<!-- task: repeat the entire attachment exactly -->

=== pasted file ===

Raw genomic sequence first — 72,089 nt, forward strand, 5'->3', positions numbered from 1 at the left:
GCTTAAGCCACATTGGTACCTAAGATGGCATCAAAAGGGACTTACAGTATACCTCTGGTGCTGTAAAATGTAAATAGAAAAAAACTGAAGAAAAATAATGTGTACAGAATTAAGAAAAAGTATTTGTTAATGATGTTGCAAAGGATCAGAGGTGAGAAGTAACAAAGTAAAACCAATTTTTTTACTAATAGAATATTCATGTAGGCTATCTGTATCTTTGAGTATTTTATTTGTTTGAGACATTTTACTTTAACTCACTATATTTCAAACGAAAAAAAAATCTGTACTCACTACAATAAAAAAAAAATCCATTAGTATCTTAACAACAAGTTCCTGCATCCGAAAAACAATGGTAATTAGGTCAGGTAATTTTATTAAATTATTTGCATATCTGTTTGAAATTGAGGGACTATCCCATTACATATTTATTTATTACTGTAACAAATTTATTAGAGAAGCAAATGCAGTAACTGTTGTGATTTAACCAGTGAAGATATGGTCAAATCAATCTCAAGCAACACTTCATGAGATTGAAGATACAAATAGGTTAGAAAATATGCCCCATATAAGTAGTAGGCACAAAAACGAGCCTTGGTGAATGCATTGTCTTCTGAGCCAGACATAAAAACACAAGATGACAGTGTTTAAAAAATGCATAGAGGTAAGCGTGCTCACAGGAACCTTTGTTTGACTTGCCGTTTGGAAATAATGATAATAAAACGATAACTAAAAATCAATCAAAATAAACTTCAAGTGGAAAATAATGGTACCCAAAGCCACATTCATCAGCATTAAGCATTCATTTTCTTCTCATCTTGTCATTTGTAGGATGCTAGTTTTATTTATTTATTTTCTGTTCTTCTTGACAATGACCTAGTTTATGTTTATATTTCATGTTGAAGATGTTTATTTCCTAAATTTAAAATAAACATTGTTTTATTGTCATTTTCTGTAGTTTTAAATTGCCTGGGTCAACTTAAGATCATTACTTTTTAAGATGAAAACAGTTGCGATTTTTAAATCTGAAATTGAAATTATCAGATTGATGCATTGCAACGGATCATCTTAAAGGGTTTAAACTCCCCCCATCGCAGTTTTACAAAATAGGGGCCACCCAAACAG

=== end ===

Raw genomic sequence first — 72,089 nt, forward strand, 5'->3', positions numbered from 1 at the left:
GCTTAAGCCACATTGGTACCTAAGATGGCATCAAAAGGGACTTACAGTATACCTCTGGTGCTGTAAAATGTAAATAGAAAAAAACTGAAGAAAAATAATGTGTACAGAATTAAGAAAAAGTATTTGTTAATGATGTTGCAAAGGATCAGAGGTGAGAAGTAACAAAGTAAAACCAATTTTTTTACTAATAGAATATTCATGTAGGCTATCTGTATCTTTGAGTATTTTATTTGTTTGAGACATTTTACTTTAACTCACTATATTTCAAACGAAAAAAAAATCTGTACTCACTACAATAAAAAAAAAATCCATTAGTATCTTAACAACAAGTTCCTGCATCCGAAAAACAATGGTAATTAGGTCAGGTAATTTTATTAAATTATTTGCATATCTGTTTGAAATTGAGGGACTATCCCATTACATATTTATTTATTACTGTAACAAATTTATTAGAGAAGCAAATGCAGTAACTGTTGTGATTTAACCAGTGAAGATATGGTCAAATCAATCTCAAGCAACACTTCATGAGATTGAAGATACAAATAGGTTAGAAAATATGCCCCATATAAGTAGTAGGCACAAAAACGAGCCTTGGTGAATGCATTGTCTTCTGAGCCAGACATAAAAACACAAGATGACAGTGTTTAAAAAATGCATAGAGGTAAGCGTGCTCACAGGAACCTTTGTTTGACTTGCCGTTTGGAAATAATGATAATAAAACGATAACTAAAAATCAATCAAAATAAACTTCAAGTGGAAAATAATGGTACCCAAAGCCACATTCATCAGCATTAAGCATTCATTTTCTTCTCATCTTGTCATTTGTAGGATGCTAGTTTTATTTATTTATTTTCTGTTCTTCTTGACAATGACCTAGTTTATGTTTATATTTCATGTTGAAGATGTTTATTTCCTAAATTTAAAATAAACATTGTTTTATTGTCATTTTCTGTAGTTTTAAATTGCCTGGGTCAACTTAAGATCATTACTTTTTAAGATGAAAACAGTTGCGATTTTTAAATCTGAAATTGAAATTATCAGATTGATGCATTGCAACGGATCATCTTAAAGGGTTTAAACTCCCCCCATCGCAGTTTTACAAAATAGGGGCCACCCAAACAG